The project originated as a brief from Jelly London for the D&AD New Blood Festival, challenging students to get people talking about their work.
“They say the best ideas fit on a Post-it note,” says Michael Lester “so I decided to take it a step further, seeing how little could tell the most.”

The world’s smallest portfolio went above and beyond Michael Lester’s expectations. The news went viral on the internet, creating a buzz around the portfolio hence his work. As a designer and illustrator he could not have wanted a better publicity. Proving that not only the idea is essential but the guts to actually do it is even more crucial. In a world where being the best at standard tasks is the challenge, standing out by going out of the norms is obviously what works. A superbe lesson taught, thank you Michael.

Visit Michael Lester’s website to discover his other creations (via Faith is Torment)

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Kour Pour Recreates Carpets In Every Painstaking Detail

Kour Pour - PaintingKour Pour - Painting Kour Pour - Painting Kour Pour - Painting

Taking images from auction catalogs, artist Kour Pour translates intricately-patterned carpets onto paneled surfaces. The multi-step process is labor intensive, not to mention large – his work is 8 feet tall. First, Pour scans in the image of a rug and burns it on a silk screen. Then, he uses a broom to begin his underpainting (the texture gives it an appearance of a textile). Afterwards, he silkscreens the design to the panel and begins the work of painting every painstaking detail. The final step is to use an electrical sander to erase the painted surface and expose the layers of the under-painting. What results is work that looks like an faded, well-worn rug.

Pour is both British and Persian, and when he was younger, his father owned a rug shop in England. His work is tied to this past, as he explains in his artist statement:

Carpets were a part of my childhood growing up in England. I remember my Father’s rug shop, and how he would hand-dye sections of carpets that had faded away, in order to bring them back to their original colours. I felt that in doing this, my Father was making an effort to maintain all their history and meaning, as if he was bringing the carpets back to life. When I first moved to Los Angeles I had feelings of displacement and much like the faded carpets, I too felt a part of my history disappear. I started the carpet painting series and noticed how art and objects could play an increasingly important role in our diverse society. Through making these paintings I am constantly learning more about my background and the rich mix of culture that surrounds me and the carpets.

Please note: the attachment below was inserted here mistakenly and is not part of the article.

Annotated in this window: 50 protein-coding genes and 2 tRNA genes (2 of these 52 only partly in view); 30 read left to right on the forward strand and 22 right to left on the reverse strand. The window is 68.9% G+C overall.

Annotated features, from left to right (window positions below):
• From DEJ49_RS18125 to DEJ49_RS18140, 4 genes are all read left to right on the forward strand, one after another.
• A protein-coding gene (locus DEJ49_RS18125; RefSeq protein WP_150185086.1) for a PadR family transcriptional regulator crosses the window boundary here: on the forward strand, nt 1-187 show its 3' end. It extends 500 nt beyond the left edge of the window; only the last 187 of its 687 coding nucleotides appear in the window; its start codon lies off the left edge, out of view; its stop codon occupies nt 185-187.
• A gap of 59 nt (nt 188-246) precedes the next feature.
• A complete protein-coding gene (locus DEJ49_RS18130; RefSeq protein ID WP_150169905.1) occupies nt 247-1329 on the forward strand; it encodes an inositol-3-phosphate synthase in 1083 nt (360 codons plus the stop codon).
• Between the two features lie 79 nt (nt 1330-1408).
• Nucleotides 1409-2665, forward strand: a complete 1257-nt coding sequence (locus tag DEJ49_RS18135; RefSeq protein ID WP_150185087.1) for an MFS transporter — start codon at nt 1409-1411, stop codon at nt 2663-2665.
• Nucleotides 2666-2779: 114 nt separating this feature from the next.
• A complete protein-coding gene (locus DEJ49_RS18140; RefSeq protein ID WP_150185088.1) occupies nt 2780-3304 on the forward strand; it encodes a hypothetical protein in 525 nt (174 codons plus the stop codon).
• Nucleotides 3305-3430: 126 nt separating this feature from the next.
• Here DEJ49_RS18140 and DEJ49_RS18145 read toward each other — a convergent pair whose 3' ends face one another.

By recreating carpets, Pour highlights their meaning as object, as well as the implications of their surface design. They signify an object of privilege (as their originals come from an auction catalog), and our commodity-based consumer culture. Beyond that, the patterns of animals and men on horses is representational of globalization, a culture’s history, and more.  (Via Bmore Art and Flat Surface)

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Brandon Edgar Allen Neatly Deconstructs Well-Worn Video Game Controllers

Video Game Controllers Video Game Controllers Wii Video Game Controllers Video Game Controllers N64

Simultaneously showcasing the art of construction as well as deconstruction, photographer Brandon Edgar Allen captures the inner workings of some of our favorite video game controllers in his series entitled Deconstructed. The Sega Dreamcast, Nintendo 64, and Playstation consoles are all represented with their circuit boards, buttons, and plastic containers neatly organized on a rustic wood background. Allen’s photographs depict controllers that were played until they wouldn’t play any more. Buttons are worn down and mutilated. Plastic is dirty and torn. Sometimes, the parts were fried.

Despite its niche appeal, these objects are so ingrained into our culture that even you can probably recognize them even if you don’t play video games. The shape of the controller has become an symbol for its specific console and our not-so-new national pastime, especially as the next generation Playstations and XBoxes come with increasingly more “non game” features.

Fans and non fans can both appreciate this series. Those who love video games will enjoy the nostalgia that comes from seeing these well-loved controllers. Those who aren’t video game fanatics can enjoy Allen’s work as a study of objects, and a series full of small idiosyncrasies. (Via Junk Culture)